[Editor’s note: another guest blogger has joined our team…]
Last summer, I took some time off before starting at my current position as a medicinal chemist at a large pharmaceutical company near Boston. I was out on the town (on a rather warm summer night) with my former Harvard comrades, one of whom had just successfully defended his Ph.D.
The topic of conversation naturally drifted towards everyone’s future intentions, and a familiar division became readily apparent – many of the younger graduate students intended to pursue careers in academia, while most of the older graduate students were considering other uses for a Ph.D. in chemistry. Upon hearing that my future job was in a pharmaceutical company, one of the younger graduate students exclaimed, “But you aren’t going to have control over your own research!” indicating that independence was of the utmost importance to her.
She was right: since the company pays my salary, the management decides which topics I spend my time on. But there is quite a bit of freedom in how I approach the problems they ask me to solve and there can be a great deal of creativity (and satisfaction) involved with the process. Is it any different in academia?
In my experience, not really. Most graduate students end up working on projects that their advisor is interested in, and their advisor often chooses to work on a topic that can he/she can obtain funding for (either from the government, industry, or non-profit groups). A small number of grants are “unrestricted,” but most grants are intended to be used on whatever the funding source deems particularly important. Everything works fine, until the day you have an idea that no one wants to fund. Most people get around this through a difficult compromise – they work on something that is close, but not exactly what they want to do, while a few brave souls set up labs in their garages with varying degrees of success.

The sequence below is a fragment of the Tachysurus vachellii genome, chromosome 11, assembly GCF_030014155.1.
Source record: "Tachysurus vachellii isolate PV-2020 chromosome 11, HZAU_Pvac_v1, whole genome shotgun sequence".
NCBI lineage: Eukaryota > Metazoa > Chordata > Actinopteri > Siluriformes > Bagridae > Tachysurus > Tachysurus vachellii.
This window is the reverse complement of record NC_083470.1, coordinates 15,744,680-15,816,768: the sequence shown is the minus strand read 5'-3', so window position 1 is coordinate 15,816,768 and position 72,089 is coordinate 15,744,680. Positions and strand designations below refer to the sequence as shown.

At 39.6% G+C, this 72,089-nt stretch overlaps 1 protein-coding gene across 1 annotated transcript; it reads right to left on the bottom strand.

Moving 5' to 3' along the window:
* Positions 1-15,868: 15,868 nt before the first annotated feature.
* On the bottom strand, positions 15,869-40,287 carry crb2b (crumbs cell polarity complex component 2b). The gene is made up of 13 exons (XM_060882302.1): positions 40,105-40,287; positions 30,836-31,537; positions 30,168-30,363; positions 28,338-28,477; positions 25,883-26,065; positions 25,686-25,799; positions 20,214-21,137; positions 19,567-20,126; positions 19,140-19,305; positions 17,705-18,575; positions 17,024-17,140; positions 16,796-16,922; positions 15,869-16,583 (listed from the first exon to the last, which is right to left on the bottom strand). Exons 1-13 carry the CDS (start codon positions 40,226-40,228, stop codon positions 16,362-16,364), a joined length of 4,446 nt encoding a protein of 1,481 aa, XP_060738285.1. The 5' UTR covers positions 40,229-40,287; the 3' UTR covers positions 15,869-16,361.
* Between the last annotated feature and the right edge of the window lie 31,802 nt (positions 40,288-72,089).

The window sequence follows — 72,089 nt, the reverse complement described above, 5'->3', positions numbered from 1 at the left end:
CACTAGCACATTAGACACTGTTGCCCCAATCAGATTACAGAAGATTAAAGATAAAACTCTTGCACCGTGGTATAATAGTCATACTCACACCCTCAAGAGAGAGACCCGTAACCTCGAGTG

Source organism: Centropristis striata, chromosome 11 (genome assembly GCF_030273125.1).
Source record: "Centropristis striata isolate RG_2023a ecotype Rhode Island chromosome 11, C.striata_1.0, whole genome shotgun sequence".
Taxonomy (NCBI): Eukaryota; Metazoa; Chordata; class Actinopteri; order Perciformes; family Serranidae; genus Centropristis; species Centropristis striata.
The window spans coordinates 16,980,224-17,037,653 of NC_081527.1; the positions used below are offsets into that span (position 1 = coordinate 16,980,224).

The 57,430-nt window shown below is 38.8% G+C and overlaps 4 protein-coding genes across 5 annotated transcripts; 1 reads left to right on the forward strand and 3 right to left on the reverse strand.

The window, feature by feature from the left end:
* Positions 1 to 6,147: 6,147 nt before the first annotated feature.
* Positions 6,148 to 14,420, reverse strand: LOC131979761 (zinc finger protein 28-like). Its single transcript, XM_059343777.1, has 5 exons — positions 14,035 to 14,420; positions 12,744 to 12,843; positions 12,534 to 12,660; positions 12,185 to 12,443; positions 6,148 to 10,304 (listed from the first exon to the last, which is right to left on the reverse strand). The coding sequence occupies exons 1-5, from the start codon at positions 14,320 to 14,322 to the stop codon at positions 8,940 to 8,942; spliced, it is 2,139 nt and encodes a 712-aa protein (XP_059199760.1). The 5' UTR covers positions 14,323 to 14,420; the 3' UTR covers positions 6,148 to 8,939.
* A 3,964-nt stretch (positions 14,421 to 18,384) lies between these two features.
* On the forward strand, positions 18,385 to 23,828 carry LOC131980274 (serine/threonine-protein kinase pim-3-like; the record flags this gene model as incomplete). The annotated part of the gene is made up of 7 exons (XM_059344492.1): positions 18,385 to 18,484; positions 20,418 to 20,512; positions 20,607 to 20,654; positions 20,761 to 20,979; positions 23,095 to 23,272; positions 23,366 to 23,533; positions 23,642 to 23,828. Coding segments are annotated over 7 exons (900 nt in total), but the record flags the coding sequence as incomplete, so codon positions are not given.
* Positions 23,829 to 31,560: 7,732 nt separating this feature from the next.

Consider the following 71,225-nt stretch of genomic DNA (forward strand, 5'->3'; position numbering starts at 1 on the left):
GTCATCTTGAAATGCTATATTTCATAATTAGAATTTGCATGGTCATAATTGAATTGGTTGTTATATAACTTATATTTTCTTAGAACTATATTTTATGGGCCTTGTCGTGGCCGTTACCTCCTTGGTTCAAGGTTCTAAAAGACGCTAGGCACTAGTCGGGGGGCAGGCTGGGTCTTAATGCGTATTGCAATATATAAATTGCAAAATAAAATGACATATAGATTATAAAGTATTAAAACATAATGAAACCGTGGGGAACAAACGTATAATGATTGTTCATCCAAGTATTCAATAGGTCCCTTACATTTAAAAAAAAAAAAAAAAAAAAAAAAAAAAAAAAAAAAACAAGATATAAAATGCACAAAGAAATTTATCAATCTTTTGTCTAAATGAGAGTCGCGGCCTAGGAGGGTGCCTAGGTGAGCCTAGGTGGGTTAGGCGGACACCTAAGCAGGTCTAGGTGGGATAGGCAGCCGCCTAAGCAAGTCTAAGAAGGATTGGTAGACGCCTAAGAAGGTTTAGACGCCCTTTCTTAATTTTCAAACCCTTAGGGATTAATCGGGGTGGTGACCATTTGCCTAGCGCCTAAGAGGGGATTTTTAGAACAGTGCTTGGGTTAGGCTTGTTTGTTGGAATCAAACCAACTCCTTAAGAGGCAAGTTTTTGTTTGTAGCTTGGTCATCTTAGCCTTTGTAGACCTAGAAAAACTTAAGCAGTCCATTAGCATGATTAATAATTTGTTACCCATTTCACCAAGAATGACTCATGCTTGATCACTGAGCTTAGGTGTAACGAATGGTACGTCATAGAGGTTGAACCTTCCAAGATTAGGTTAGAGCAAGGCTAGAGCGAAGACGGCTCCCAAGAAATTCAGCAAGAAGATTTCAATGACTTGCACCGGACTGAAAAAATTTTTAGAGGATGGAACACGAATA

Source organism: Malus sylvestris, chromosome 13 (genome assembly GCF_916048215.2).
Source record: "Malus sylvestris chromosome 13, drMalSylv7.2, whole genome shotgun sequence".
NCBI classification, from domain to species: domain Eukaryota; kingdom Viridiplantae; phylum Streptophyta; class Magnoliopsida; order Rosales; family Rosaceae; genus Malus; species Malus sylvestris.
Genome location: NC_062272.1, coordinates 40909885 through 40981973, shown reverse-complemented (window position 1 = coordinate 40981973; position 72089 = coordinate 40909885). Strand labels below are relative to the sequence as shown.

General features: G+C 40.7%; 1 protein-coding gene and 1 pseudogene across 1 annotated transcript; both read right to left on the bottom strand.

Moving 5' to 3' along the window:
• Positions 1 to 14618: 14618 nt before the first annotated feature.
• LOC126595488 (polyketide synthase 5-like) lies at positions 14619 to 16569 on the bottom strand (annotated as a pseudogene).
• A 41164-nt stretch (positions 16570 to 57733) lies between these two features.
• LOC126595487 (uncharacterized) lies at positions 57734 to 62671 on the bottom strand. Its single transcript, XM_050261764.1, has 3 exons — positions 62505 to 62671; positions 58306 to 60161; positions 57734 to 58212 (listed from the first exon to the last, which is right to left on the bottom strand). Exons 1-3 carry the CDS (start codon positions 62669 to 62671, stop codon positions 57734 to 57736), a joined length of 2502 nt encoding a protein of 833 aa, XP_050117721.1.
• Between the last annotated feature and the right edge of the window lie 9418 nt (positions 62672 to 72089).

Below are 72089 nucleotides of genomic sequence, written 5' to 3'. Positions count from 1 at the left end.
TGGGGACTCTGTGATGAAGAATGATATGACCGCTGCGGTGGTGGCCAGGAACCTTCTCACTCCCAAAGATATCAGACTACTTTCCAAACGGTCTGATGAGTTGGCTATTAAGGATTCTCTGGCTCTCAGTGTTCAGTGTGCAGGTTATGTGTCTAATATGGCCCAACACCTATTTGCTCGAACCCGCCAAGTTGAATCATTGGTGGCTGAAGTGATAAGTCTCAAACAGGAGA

Independence is a really good thing. Some amazing discoveries have come from qualified people or groups that were allowed to truly explore their own ideas, free of external bias or constraints. One clear example of the power of this concept exists in the context of popular music. During the 20th century there was an explosion of diverse musical genres that continues today. Many factors contributed to this process, but one of the most important was the fact that musical instruments and recording equipment gradually became cheaper while at the same time becoming more widely available. This made music accessible to anyone who had a desire to pick up an instrument and create music. Moreover, they could use their own recording equipment to communicate their ideas to interested parties. Today, with the advent of computers and digital recording, musicians can make home recordings of a rather high quality and easily share their songs on the internet. It is truly an exciting time to be a musician.
In terms of accessibility and expense, chemistry, and most modern sciences in general, are way behind music. A budding rock star can buy a $200 guitar at a local retailer and record songs at home, but when I think of chemistry, I think of $600,000 NMRs and $100,000 LCMS stacks installed in the hallowed halls of the worlds great schools. I consider myself extremely lucky to have access to such amazing equipment. But many scientists don’t.
While modern science is more technologically complex than music, I see no fundamental limitation to increasing the accessibility and reducing the cost of doing research. I think this is one of the great challenges facing science. Inexpensive scientific instruments would empower new scientists, give more independence to existing researchers, and lead to an increase in creativity in scientific research.
In my future columns for The Sceptical Chymist, I hope to look at chemistry and science in a new way – one that focuses more on breakthroughs in the efficiency, cost, and accessibility of the discipline rather than new pieces of expensive knowledge for assimilation. If the tools of science were made available to more people, perhaps they would be more frequently applied to problems of great interest to our society.
About the author: Jeff Johannes is a medicinal chemist at a major pharmaceutical company in the Boston area. He currently plays an Epiphone Les Paul named “Grimace.”